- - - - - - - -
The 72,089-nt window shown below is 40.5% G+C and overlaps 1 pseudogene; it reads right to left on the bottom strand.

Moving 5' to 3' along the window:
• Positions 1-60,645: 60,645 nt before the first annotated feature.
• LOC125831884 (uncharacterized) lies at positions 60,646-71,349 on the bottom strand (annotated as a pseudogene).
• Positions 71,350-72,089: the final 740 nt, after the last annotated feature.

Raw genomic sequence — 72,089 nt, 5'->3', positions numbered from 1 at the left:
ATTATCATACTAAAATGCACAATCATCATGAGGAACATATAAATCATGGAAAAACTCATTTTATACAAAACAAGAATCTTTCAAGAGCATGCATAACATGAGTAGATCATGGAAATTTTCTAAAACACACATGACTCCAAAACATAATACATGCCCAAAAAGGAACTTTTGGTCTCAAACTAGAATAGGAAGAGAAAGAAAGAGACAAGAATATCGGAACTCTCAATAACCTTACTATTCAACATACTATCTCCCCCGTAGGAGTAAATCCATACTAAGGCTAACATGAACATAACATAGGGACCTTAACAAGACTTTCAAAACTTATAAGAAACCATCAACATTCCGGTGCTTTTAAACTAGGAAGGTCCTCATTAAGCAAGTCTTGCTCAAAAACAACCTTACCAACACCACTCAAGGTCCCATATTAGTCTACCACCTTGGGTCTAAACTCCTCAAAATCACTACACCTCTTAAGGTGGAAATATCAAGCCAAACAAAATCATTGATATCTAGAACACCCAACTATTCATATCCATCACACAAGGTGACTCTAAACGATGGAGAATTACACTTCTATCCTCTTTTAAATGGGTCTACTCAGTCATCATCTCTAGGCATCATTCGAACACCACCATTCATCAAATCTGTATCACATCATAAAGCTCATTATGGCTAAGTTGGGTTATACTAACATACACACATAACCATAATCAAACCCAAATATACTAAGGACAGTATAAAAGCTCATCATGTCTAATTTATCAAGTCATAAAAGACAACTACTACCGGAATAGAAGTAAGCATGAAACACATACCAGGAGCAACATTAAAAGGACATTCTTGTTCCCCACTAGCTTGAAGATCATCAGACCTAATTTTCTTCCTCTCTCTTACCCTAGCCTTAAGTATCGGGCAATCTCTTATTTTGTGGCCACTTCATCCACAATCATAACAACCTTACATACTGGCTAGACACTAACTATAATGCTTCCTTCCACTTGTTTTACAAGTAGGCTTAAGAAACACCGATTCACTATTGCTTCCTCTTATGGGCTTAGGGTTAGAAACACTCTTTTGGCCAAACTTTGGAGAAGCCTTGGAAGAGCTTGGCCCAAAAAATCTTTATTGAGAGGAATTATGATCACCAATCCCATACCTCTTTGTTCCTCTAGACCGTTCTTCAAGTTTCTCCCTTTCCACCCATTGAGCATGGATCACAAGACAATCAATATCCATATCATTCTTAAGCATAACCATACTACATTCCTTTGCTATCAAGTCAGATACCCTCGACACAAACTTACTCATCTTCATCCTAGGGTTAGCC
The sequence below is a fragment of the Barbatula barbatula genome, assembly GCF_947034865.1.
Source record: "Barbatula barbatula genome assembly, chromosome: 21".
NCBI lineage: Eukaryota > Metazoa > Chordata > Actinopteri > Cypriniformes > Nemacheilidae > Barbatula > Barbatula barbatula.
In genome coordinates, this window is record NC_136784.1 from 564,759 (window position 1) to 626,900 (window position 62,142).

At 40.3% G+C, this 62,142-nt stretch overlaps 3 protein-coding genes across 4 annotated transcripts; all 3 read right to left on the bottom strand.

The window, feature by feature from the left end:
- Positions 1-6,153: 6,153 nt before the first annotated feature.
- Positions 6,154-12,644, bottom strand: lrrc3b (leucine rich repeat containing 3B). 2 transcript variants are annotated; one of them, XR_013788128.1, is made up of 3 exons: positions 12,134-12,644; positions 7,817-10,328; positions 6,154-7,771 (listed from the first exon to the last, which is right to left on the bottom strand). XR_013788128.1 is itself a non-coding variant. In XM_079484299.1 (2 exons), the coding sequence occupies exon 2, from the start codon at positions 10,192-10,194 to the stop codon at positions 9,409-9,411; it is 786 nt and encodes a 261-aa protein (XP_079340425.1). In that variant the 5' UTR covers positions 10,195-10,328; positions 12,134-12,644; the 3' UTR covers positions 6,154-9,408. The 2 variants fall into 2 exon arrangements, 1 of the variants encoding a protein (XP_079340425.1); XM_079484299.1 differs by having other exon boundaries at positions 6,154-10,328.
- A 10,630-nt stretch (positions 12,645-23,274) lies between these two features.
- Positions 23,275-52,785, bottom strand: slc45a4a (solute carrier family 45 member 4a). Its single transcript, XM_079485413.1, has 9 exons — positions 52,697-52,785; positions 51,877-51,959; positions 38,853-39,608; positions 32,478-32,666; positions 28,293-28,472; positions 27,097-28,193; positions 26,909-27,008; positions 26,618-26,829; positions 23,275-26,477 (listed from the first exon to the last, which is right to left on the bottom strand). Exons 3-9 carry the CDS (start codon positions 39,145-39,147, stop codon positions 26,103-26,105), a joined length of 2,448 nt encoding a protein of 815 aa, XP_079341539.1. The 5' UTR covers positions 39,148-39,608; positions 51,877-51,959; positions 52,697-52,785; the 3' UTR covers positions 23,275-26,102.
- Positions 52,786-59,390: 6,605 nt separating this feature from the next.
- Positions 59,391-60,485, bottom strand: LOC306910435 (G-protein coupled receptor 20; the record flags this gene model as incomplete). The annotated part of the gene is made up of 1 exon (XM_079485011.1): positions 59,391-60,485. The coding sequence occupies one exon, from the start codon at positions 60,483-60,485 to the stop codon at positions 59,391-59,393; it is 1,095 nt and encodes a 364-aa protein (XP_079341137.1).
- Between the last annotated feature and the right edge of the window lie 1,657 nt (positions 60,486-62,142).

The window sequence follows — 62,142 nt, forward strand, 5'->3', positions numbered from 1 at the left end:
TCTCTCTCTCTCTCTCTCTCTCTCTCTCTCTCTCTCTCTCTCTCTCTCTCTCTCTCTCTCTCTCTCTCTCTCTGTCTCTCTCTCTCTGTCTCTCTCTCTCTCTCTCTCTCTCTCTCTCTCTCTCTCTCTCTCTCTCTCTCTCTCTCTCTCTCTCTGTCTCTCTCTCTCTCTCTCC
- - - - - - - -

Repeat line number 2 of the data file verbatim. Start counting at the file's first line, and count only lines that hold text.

Moving 5' to 3' along the window: